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Open Hardware for Secure Networks And Privacy (OHSNAP)

This is the project page for OHSNAP, an open-source platform for building secure networks with a known root of trust.


Virtually all commercially-available networking equipment is proprietary and closed-source and cannot be independently verified to be free of malware. There have been documented cases of attackers – sometimes entire nation-states – physically modifying networking equipment and networkable devices in order to exfiltrate data and/or command & control otherwise-trusted systems. This leaves the average individual with little choice but to hope that their home network consists of and is secured by devices which do not phone home or contain other backdoors. Such a situation breaks the guarantee that the user's data and devices remain their sovereign property and instead places control into the hands of manufacturers and governments.

The goal of this project is to produce a completely open design and implementation for a network router with a verifiable root of trust. By making the hardware design, manufacturing process, and firmware and software stacks fully verifiable, it allows users to inspect the entire end-to-end flow of their data and to directly control some or all of the fabrication of the device in order to establish positive provenance.

Device Summary

The OHSNAP router will be a single-board computer running an open source firmware and OS. It will expose at least two Ethernet ports.

Design Goals

  • No closed-source firmware or software allowed anywhere in the stack
  • Implementation must be independently reproducible by third parties
  • Factory-made PCBs must be physically produced in the USA
  • Components should be as supplier-diversified as possible


April 3, 2021

Identified three regimes for threat models, some concrete examples, and some hypothetical mitigations:

Threat Regime Example Scenario Possible Mitigations
During assembly Manufacturer tampering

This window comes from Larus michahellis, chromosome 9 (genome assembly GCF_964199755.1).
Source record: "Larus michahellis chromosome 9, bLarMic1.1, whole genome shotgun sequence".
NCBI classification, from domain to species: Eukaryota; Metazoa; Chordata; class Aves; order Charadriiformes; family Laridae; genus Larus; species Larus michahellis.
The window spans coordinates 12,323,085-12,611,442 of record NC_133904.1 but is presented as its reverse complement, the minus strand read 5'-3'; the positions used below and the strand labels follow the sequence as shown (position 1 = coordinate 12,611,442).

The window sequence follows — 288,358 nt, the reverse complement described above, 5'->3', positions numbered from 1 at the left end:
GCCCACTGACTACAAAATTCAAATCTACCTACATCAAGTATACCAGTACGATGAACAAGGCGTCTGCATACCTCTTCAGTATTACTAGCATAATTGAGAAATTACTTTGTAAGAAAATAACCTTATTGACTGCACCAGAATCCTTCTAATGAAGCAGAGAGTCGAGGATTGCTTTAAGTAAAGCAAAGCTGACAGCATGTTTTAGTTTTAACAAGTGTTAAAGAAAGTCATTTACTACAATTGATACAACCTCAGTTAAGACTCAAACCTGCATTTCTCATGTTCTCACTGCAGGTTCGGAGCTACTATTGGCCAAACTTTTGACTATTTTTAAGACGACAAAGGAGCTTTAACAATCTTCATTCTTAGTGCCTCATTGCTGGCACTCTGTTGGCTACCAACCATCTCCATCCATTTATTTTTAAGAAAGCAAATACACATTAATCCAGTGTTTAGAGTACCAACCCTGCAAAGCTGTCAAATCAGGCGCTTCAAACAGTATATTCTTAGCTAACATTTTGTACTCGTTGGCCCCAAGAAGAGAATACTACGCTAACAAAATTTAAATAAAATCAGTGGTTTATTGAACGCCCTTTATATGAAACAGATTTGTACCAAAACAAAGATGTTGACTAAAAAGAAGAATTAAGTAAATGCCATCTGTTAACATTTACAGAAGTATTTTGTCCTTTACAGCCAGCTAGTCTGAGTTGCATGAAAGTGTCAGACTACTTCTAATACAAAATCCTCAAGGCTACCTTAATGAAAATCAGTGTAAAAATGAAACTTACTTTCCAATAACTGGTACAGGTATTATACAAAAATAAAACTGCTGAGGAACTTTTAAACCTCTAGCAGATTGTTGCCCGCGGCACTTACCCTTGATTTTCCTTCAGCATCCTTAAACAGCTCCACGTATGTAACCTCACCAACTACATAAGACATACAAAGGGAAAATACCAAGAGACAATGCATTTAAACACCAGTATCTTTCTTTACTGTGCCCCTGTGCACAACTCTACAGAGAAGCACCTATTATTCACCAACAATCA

• PCB x-ray inspection
  • Translucent PCB substrate for visual inspection
  • Encase PCB in glitter epoxy
  • Tamper-evident paint
  • Apply heat-sensitive paint to PCB (detects soldering)
  • Vacuum-sealed enclosure with onetime-use pressure sensor
  • Serial numbers in ROM on ICs
  • Use common enough chip to reduce chance of silicon tampering
  • Pogo board testing
During transit to end-user Vendor/reseller tampering
Mail interdiction
Embed device in another device
At customer's install site Evil user tampering Live system intrusion detection (examples??)
Routine pogo board testing
Passive monitoring, e.g.,
  • audio/video monitoring of keypresses
  • RF leakage analysis
  • power analysis

March 27, 2021

Still looking for a non-BGA ARM processor that contains two Ethernet PHYs and has 0.5mm or greater lead pitch (for Voltera V-1 PCB production. We are now considering three options for design:

  • (A) Non-BGA ARM processor on a homemade mainboard [simplest but limited to non-gigabit speeds; may require SW porting]
  • (B) BGA ARM processor on a fabbed carrier board attached to a homemade mainboard [more complicated but higher performance and easier to source; may avoid SW porting]
    • E.g., NXP i.MX6SoloX
    • Unpopulated carrier board will need to be examined, probably via x-ray, after production
    • Carrier board reflow is still done by us
    • Still need to look for more ways to increase provenance
  • (C) Use an existing open source BGA-based project (e.g., Kosagi Novena) and modify it for trusted manufacturing [complexity likely between (A) and (B)]
    • Will still likely need a BGA carrier board from (B) but may reduce R&D costs of the project


We’ll be setting up an IRC server in parallel to testing local deployment of the Element secure chat system.

March 20, 2021

In order to make forward progress on the hardware, we will choose OpenBSD as the initial operating system and an ARM-based architecture for the CPU. Users will be able to use their own ARM-compatible OS if they choose, including Linux and Plan9 (if software support is added).

We will first create a Software-Intent Proof of Concept (SIPoC), which will be an OpenBSD-based router running on a commercially available SBC. We may then want, as a Proof of Concept (PoC), to port the software stack to the Common Networks nodes at Noisebridge and begin deploying them across sites.

The first version of our custom hardware should be amendable to DIY manufacturing. This means no BGA parts. This severely restricts the list of CPUs/SoCs to older and lower-performance chips, limiting our capability to 100MBps initially. We'll expand this list as we discover more:

List of non-BGA ARM SoCs

March 13, 2021

  • Looking for secure communications platform for project collaboration. Element / Matrix look promising.
  • Possibly partner with CircuitLaunch for local hardware builds?

March 6, 2021

Initial meeting. Discussed range of HW/SW design choices.

Tentative Project Stages

  • SIPoC: OpenBSD router on commercial SBC
  • PoC: SW stack on Common Networks
  • Proto 1 build: Low-speed (10/100 Mbps) DIY version
  • Full build: 1 Gbps

Possible Design Choices for Future Versions

  • CPU
    • ARM/ARM64 SoC
    • RISC-V SoC
    • FPGA
    • Specifically no Intel/compatible architectures due to poor security record
  • OS / Application Code
    • OpenBSD
    • Qubes
    • Alpine Linux
    • Plan9
    • Custom FPGA code
  • Trusted manufacturers

Open Questions

  • How to offer root-of-trust guarantees to non-DIY customers


We are currently (as of March 2021) meeting every Saturday at 14:00 PT (GMT-8) on the Noisebridge Jitsi video platform.

Links to Resources